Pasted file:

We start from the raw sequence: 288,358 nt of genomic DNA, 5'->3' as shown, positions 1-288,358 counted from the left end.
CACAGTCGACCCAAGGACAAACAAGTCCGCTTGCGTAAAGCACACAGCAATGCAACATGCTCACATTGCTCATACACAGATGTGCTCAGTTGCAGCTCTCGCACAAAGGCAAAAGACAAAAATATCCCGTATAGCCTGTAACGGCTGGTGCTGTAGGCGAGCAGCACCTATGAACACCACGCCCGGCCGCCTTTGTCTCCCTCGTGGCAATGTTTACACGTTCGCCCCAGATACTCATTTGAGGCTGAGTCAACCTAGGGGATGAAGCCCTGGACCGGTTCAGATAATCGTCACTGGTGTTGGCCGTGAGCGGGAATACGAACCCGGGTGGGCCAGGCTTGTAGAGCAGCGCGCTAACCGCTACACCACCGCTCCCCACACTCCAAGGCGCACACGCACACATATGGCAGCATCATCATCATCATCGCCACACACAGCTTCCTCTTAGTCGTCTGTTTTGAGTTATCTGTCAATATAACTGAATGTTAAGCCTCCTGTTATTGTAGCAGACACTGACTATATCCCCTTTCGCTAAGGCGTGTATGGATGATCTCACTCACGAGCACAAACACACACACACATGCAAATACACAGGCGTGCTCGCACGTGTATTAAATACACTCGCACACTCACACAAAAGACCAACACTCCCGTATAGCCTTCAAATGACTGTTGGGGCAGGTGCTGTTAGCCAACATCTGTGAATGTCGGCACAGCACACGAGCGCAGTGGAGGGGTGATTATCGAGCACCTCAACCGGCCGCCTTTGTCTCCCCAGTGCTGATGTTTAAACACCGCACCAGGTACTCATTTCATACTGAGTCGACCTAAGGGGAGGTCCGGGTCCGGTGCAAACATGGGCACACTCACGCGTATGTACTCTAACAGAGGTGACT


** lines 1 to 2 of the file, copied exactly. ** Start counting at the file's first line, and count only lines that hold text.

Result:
We start from the raw sequence: 288,358 nt of genomic DNA, 5'->3' as shown, positions 1-288,358 counted from the left end.
CACAGTCGACCCAAGGACAAACAAGTCCGCTTGCGTAAAGCACACAGCAATGCAACATGCTCACATTGCTCATACACAGATGTGCTCAGTTGCAGCTCTCGCACAAAGGCAAAAGACAAAAATATCCCGTATAGCCTGTAACGGCTGGTGCTGTAGGCGAGCAGCACCTATGAACACCACGCCCGGCCGCCTTTGTCTCCCTCGTGGCAATGTTTACACGTTCGCCCCAGATACTCATTTGAGGCTGAGTCAACCTAGGGGATGAAGCCCTGGACCGGTTCAGATAATCGTCACTGGTGTTGGCCGTGAGCGGGAATACGAACCCGGGTGGGCCAGGCTTGTAGAGCAGCGCGCTAACCGCTACACCACCGCTCCCCACACTCCAAGGCGCACACGCACACATATGGCAGCATCATCATCATCATCGCCACACACAGCTTCCTCTTAGTCGTCTGTTTTGAGTTATCTGTCAATATAACTGAATGTTAAGCCTCCTGTTATTGTAGCAGACACTGACTATATCCCCTTTCGCTAAGGCGTGTATGGATGATCTCACTCACGAGCACAAACACACACACACATGCAAATACACAGGCGTGCTCGCACGTGTATTAAATACACTCGCACACTCACACAAAAGACCAACACTCCCGTATAGCCTTCAAATGACTGTTGGGGCAGGTGCTGTTAGCCAACATCTGTGAATGTCGGCACAGCACACGAGCGCAGTGGAGGGGTGATTATCGAGCACCTCAACCGGCCGCCTTTGTCTCCCCAGTGCTGATGTTTAAACACCGCACCAGGTACTCATTTCATACTGAGTCGACCTAAGGGGAGGTCCGGGTCCGGTGCAAACATGGGCACACTCACGCGTATGTACTCTAACAGAGGTGACT